The era of spare change digital advertising is over.

Why spend less on digital when it can do so much for your brand?

Information consumption today is a strange beast. Half the world sits conveniently in cyberspace, waiting to be spoon-fed content. Yet many companies still primarily cast their line into the arguably less reliable pond of television and wait for high tide to hit. Granted, television advertising still works — but you’ll be paying top dollar to get eyes on your ad and there’s every chance people aren’t thinking twice about it.

The truth is, your business could be reaping rewards by spending a whole lot more on advertising and marketing in the digital space.

Data-led, targeted advertising has been kept on the fringes by a fear factor surrounding active and interactive audiences. As opposed to the more passive television delivery, digital is information overload on an intimidating scale. It offers more in-depth conversations with your audience, more data, less uncertainty — and not only can you decide who you want to see your ad, you can see who’s interested and who isn’t; who likes it and who doesn’t; what missed the mark and what hit the nail on the head.

Yes, everyone has a Facebook — but good strategic, integrated campaigns on digital platforms are still few and far between.

The current climate is scary because marketers and agencies can no longer lull themselves into the false sense of security that everything works. It’s daunting because the audience reaction is out of your control, and everything is laid bare for you to watch as it unfolds.

There's a lot going on in digital... it can be intimidating. ©Red Bull

And so, the natural reaction has been a conservative approach. Many businesses feel that they should pay less for digital content than regular advertising, fitting it into their budgets as an afterthought. Others expect free work as proof of concept – an exercise in quality control which would hardly happen in the world of television.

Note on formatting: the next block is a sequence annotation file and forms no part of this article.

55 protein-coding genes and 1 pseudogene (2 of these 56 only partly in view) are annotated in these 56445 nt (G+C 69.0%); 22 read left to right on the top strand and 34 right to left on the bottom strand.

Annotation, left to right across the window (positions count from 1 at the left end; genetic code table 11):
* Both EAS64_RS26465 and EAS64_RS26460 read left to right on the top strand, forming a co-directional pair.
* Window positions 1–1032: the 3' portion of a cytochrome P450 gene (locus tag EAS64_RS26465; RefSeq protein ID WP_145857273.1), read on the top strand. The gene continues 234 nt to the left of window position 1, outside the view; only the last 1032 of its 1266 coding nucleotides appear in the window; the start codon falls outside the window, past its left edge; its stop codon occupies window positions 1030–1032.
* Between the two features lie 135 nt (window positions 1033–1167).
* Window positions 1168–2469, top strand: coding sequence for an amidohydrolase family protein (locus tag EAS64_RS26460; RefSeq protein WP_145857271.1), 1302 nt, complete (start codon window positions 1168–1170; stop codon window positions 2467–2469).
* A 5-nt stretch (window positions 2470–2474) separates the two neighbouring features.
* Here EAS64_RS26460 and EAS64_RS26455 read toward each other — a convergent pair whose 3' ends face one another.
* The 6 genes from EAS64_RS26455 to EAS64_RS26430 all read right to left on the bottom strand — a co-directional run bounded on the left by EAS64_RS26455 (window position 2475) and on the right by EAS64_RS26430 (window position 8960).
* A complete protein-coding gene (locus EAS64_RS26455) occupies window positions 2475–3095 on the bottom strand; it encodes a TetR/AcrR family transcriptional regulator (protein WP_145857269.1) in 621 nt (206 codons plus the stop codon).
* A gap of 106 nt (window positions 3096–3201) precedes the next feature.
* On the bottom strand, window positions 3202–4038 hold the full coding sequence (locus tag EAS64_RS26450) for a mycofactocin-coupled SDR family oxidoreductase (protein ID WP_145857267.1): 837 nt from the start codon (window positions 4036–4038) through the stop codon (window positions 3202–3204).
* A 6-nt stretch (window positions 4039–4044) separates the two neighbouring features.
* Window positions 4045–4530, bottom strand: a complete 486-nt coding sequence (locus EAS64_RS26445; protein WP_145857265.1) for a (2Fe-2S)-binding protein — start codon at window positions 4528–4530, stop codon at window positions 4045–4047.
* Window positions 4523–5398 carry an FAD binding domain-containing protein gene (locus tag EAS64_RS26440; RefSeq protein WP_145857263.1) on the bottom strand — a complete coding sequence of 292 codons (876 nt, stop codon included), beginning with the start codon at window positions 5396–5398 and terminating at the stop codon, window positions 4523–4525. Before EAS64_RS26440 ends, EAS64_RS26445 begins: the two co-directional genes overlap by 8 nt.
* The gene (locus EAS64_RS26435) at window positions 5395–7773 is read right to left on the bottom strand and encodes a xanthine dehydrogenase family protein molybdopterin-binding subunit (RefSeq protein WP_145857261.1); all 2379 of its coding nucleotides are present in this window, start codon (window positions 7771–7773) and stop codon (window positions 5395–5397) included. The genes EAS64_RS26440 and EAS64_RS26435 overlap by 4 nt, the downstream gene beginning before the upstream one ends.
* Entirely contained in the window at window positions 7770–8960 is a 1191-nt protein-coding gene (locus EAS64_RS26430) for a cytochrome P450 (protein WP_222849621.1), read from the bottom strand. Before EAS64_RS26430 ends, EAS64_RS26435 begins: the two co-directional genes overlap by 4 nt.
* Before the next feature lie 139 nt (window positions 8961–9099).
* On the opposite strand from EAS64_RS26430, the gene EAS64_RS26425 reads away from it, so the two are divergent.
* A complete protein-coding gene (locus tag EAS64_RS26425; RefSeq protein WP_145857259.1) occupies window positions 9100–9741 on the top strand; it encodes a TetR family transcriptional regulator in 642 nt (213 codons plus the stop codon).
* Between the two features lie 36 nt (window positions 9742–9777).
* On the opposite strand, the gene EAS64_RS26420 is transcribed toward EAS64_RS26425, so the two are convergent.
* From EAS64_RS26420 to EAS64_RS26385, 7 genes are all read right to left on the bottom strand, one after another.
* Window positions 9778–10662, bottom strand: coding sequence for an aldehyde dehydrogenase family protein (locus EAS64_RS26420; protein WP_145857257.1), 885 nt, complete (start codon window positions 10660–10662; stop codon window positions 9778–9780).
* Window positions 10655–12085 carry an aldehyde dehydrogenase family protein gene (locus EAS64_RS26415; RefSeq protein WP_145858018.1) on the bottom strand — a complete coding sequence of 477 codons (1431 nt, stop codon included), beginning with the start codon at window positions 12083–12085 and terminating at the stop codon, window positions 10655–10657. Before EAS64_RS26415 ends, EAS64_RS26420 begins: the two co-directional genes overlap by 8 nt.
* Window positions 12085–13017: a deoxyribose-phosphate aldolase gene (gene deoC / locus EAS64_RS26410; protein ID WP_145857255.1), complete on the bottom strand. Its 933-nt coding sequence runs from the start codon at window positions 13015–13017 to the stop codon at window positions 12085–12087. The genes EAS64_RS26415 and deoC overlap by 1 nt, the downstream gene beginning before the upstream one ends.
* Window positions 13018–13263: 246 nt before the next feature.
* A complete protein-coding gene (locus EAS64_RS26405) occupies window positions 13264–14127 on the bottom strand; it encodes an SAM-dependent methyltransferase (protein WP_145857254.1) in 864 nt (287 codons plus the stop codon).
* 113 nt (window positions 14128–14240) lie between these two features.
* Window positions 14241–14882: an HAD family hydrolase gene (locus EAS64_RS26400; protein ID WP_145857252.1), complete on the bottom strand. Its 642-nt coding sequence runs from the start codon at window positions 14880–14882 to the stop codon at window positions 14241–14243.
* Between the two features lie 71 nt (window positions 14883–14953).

The issue here is that quality and results should be the outcome of budget, creativity and planning — not a one-size-fits-all Cinderella shoe. The notion that one format should work effectively across multiple businesses (or even multiple industries) in the digital sphere borders on insanity.

Yet the expectation of results still always seems to follow.

Now there’s no problem with different sized budgets, but if you’re offering to pay for a pushbike and expecting a motor and five seats, you and your business have a rude awakening coming your way.

So how do you begin to tackle the complex systems and reactions?

Cinderella the elephant and her step-sisters just don't get digital.

A thoughtful, head-first approach seems to be the way to go. Acting quickly to remain relevant in a fast-paced space, before your competitors beat you to it, has never been more important. Pretend it’s 1970: Look at your advertising budget and think of television spend as radio and digital spend as your new TV budget. It may be extreme but it’s a step in the right direction. To be integrated and effective in the age of digital convergence, your content marketing, online ads, UX design, branding, ecommerce conversion clickstreams and yes television if you can afford it, all have to align with your overall strategy. One Facebook post a week by Shane in marketing is not going to cut the mustard.